As lawmakers prepare for negotiations over another round of stimulus, Treasury Secretary Steven Mnuchin and the Federal Reserve chair, Jerome Powell, presented a mixed picture of the U.S. economy’s recovery at a congressional hearing.
Wall Street ended June with its best quarter since 1998, with the S&P 500 up about 20 percent since the end of March.
6. The Supreme Court ruled that states must allow religious schools to participate in aid programs for private schools.
The decision was a victory for conservatives and opens the door to more public funding of religious education. Chief Justice John Roberts wrote the majority opinion in the 5-to-4 ruling.
Mr. Roberts, now 15 years into his tenure, wields a level of influence that has caused experts to hunt for historical comparisons, our Supreme Court reporter writes.
Separately, a judge temporarily blocked publication of a tell-all book by President Trump’s niece scheduled for release July 28.
7. Amy McGrath narrowly won Kentucky’s Senate Democratic primary, defeating a progressive rival, Charles Booker, to take on Mitch McConnell in November.
Ms. McGrath, a former Marine fighter pilot who built a formidable campaign war chest, fended off a challenge from the left that highlighted the party’s ideological divisions. Mr. Booker had harnessed energy in the final weeks of the campaign from the protests over racial injustice.
The results came one week after the primary was conducted. Today brings a handful of new contests, including a competitive Democratic Senate primary race in Colorado and a governor’s race in Utah. Here’s what to watch for.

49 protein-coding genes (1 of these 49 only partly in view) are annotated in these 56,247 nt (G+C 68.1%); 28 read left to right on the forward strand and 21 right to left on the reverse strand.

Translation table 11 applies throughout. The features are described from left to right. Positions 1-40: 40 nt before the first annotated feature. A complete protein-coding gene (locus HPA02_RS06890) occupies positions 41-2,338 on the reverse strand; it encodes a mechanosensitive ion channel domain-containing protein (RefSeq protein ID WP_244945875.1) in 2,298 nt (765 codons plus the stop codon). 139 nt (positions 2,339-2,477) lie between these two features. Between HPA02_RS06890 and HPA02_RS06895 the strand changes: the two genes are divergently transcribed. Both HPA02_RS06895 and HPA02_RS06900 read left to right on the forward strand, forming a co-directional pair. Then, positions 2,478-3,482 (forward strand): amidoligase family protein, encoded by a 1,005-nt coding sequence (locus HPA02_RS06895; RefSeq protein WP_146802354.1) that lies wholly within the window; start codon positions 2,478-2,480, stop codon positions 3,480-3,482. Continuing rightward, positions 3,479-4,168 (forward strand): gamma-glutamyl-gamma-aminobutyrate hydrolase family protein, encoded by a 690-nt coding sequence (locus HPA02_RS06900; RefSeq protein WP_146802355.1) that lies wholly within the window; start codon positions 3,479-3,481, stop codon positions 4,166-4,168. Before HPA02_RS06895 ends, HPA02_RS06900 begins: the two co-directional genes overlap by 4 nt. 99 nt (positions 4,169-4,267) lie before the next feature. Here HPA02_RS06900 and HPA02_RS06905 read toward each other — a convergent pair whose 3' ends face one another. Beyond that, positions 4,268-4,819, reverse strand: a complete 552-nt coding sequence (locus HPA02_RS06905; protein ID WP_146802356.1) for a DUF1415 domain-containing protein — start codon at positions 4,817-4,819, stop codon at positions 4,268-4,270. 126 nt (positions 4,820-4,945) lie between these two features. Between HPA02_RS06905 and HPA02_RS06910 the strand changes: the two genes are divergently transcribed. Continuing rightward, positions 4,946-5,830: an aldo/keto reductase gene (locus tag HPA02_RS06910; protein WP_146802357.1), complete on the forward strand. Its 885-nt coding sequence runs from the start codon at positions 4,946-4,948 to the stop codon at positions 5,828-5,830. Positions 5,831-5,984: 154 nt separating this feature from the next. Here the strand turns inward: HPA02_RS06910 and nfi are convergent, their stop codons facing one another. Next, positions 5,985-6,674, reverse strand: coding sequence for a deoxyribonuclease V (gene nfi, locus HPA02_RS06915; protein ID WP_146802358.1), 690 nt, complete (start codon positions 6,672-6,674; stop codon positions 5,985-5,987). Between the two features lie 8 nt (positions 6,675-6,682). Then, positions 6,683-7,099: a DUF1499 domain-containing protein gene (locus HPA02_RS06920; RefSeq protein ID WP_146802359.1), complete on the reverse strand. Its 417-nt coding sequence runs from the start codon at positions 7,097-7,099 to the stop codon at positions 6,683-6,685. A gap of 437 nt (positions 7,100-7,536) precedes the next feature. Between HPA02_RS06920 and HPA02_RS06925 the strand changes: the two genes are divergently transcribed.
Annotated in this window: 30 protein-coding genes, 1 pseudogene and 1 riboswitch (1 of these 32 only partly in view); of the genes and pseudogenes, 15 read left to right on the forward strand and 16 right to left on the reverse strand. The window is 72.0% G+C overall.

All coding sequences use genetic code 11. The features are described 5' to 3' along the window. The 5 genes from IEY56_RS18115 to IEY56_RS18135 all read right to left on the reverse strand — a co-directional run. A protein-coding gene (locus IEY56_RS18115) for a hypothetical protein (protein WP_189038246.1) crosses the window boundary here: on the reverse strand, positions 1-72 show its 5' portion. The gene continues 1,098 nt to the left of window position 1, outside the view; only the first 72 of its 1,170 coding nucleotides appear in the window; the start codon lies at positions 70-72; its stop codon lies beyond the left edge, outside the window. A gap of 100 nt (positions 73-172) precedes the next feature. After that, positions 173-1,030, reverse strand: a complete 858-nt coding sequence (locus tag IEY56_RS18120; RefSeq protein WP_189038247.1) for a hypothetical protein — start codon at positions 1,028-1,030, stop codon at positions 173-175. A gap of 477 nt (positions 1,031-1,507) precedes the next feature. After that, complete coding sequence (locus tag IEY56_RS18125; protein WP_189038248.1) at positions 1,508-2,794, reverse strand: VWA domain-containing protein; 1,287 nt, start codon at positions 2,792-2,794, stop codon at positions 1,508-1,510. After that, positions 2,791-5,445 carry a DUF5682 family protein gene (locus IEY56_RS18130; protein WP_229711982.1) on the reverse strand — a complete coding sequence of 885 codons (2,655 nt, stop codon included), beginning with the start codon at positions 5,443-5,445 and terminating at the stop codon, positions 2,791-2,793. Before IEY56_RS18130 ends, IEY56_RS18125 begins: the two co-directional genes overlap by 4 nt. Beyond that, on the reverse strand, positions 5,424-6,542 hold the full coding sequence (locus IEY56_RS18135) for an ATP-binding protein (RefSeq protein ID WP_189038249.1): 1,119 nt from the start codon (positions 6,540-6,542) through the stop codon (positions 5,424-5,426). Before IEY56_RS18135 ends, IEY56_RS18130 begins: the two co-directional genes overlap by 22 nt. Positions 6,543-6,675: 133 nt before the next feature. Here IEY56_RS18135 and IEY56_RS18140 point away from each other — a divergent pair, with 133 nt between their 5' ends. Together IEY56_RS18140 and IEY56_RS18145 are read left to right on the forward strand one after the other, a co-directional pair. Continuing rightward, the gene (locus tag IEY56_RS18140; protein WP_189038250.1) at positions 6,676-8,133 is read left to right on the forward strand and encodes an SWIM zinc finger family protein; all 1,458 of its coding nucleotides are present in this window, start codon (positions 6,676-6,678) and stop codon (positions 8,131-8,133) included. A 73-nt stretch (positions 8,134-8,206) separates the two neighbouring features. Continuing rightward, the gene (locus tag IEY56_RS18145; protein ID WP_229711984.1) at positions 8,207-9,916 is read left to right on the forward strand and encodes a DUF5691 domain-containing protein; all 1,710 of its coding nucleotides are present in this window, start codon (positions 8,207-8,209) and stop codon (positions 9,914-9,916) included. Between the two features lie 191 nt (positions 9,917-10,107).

8. We remember a master of comedy, Carl Reiner, who died at 98.
Mr. Reiner, pictured in 1967, created “The Dick Van Dyke Show,” one of the most celebrated situation comedies in television history, and teamed with Mel Brooks on the hugely successful “2000 Year Old Man” records. His acting and writing in television’s early days helped define what TV would become, our critic writes.
We also got a glimpse at one of Milton Glaser’s final works before the graphic designer died last week, a graphical treatment of the word “Together.” Here are 10 of his signature images, including his “I ♥ NY” logo.
9. The boom and rattle of Brooklyn drill has become the soundtrack to a summer of unrest.
It began as a hyperlocal strain of hip-hop in Chicago that was then tweaked by bedroom producers in the U.K. before taking over Brooklyn.
The subgenre’s biggest breakout star, Pop Smoke, was shot and killed in a home invasion in February. Now Fivio Foreign, above, is picking up where Pop Smoke left off with “Big Drip.” We break down the hit in the latest episode of Diary of a Song.
10. And finally, an ode to the dogs of the sea.
We’re talking about sea lions, of course. They play fetch with rocks and starfish, and often seem enamored of the few humans who swim with them, sometimes nibbling on their swim fins.
In our latest virtual diary from Travel, the photographer Benjamin Lowy takes us to Los Islotes, a small island off the Baja coast, where sea lions populate every rocky outcrop and live up to their nickname. There’s even a small underwater cave that is home to the sea lion “nursery.”